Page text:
And since we now have the position of the JumpIfZero instruction, we can access it in c.instructions and change its Argument from 0 to the correct position of the new JumpIfNotZero instruction!

Isn’t that neat? Now our Compiler takes this piece of Brainfuck code

+++[---[+]>>>]<<<

And turns it into these Instructions:

[]*Instruction{
  &Instruction{Type: Plus, Argument: 3},
  &Instruction{Type: JumpIfZero, Argument: 7},
  &Instruction{Type: Minus, Argument: 3},
  &Instruction{Type: JumpIfZero, Argument: 5},
  &Instruction{Type: Plus, Argument: 1},
  &Instruction{Type: JumpIfNotZero, Argument: 3},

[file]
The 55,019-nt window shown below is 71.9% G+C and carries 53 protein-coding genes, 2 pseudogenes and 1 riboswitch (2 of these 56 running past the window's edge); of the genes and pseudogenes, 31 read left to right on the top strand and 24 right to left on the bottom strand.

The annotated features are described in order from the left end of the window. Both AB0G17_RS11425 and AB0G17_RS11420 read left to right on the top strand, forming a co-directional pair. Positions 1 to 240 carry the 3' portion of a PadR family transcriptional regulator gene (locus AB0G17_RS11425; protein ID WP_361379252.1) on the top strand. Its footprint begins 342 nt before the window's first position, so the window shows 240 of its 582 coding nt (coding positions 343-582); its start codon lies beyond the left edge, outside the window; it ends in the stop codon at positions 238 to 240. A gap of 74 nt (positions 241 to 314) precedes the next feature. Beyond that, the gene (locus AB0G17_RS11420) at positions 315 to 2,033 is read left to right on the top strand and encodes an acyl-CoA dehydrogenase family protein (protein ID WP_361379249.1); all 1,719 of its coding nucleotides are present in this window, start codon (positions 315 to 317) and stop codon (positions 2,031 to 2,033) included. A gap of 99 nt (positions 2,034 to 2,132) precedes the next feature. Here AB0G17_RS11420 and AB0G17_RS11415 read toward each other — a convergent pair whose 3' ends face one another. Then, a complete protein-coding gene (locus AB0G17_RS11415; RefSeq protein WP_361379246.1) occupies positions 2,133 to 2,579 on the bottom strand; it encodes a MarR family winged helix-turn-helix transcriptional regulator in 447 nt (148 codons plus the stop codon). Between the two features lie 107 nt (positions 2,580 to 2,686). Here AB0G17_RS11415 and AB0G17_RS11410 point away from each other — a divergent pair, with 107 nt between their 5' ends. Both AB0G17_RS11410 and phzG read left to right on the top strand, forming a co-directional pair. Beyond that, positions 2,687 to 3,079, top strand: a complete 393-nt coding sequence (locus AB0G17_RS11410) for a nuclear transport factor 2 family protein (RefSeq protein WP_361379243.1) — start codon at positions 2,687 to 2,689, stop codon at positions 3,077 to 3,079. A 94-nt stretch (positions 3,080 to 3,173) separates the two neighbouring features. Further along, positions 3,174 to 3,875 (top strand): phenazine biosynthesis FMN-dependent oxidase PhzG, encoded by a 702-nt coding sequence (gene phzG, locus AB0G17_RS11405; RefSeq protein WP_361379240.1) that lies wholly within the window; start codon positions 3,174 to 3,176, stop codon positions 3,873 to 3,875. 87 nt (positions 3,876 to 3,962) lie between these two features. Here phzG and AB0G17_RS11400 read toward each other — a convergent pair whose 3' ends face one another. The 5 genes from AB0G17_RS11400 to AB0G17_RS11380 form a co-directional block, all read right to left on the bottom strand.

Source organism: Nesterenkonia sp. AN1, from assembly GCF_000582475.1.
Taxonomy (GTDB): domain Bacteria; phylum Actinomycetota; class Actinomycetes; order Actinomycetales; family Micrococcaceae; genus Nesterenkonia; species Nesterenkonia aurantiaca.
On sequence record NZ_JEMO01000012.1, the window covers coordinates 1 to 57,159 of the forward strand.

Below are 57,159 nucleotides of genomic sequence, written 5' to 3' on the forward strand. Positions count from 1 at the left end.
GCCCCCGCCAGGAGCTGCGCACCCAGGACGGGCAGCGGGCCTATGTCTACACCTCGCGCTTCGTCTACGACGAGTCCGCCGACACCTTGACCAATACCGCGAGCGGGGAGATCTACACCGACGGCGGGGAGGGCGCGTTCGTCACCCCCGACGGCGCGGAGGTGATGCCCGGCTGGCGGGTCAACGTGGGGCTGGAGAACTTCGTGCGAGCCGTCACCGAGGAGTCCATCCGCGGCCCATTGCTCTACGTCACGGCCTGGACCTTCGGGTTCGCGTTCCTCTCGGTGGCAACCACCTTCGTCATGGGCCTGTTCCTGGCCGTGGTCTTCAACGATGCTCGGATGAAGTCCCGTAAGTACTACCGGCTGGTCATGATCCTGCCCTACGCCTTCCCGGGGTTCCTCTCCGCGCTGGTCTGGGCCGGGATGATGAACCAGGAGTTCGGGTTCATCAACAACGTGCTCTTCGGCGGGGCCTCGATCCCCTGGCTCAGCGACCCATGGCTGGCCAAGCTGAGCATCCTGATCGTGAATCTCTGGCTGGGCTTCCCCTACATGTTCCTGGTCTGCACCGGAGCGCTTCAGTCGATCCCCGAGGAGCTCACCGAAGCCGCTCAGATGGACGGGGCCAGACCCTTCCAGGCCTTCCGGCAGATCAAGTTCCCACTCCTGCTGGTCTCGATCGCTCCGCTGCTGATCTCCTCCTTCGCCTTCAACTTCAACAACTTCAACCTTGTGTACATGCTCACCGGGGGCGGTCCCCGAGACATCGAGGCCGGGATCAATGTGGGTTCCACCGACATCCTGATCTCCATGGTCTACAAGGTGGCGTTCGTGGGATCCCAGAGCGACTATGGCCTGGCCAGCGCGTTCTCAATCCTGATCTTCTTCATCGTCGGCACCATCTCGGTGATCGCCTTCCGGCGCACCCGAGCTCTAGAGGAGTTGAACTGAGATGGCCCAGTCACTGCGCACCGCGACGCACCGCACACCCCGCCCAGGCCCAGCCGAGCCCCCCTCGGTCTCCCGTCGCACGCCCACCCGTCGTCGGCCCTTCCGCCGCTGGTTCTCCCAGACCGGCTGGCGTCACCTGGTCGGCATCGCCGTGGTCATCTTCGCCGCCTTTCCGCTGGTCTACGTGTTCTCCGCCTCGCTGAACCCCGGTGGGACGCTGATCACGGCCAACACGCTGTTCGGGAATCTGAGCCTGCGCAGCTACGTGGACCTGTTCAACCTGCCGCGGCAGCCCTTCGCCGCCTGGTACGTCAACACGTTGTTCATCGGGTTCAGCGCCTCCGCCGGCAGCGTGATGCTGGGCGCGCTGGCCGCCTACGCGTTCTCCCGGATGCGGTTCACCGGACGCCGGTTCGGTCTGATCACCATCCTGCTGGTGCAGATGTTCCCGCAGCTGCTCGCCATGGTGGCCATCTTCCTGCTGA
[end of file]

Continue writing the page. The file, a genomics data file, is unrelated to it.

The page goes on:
&Instruction{Type: Right, Argument: 3},
  &Instruction{Type: JumpIfNotZero, Argument: 1},
  &Instruction{Type: Left, Argument: 3},
}

All that’s left to do now is making use of it.

Starting The Faster Machine

In order to make use of our optimized Machine and our shiny new instruction set, we have to use our Compiler when we read in a file of Brainfuck code:

// main.go

package main

import (
	"fmt"
	"io/ioutil"
	"os"
)

func main() {
	fileName := os.Args[1]
	code, err := ioutil.ReadFile(fileName)
	if err != nil {
		fmt.Fprintf(os.Stderr, "error: %s\n", err)
		os.Exit(-1)
	}

	compiler := NewCompiler(string(code))
	instructions := compiler.Compile()

	m := NewMachine(instructions, os.Stdin, os.Stdout)
	m.Execute()
}

That’s looks a lot like our old driver. But instead of reading in a file and passing its content to our Brainfuck machine, we first compile the original Brainfuck code in the file to our new Instruction set. And these Instructions will then be executed by our Machine.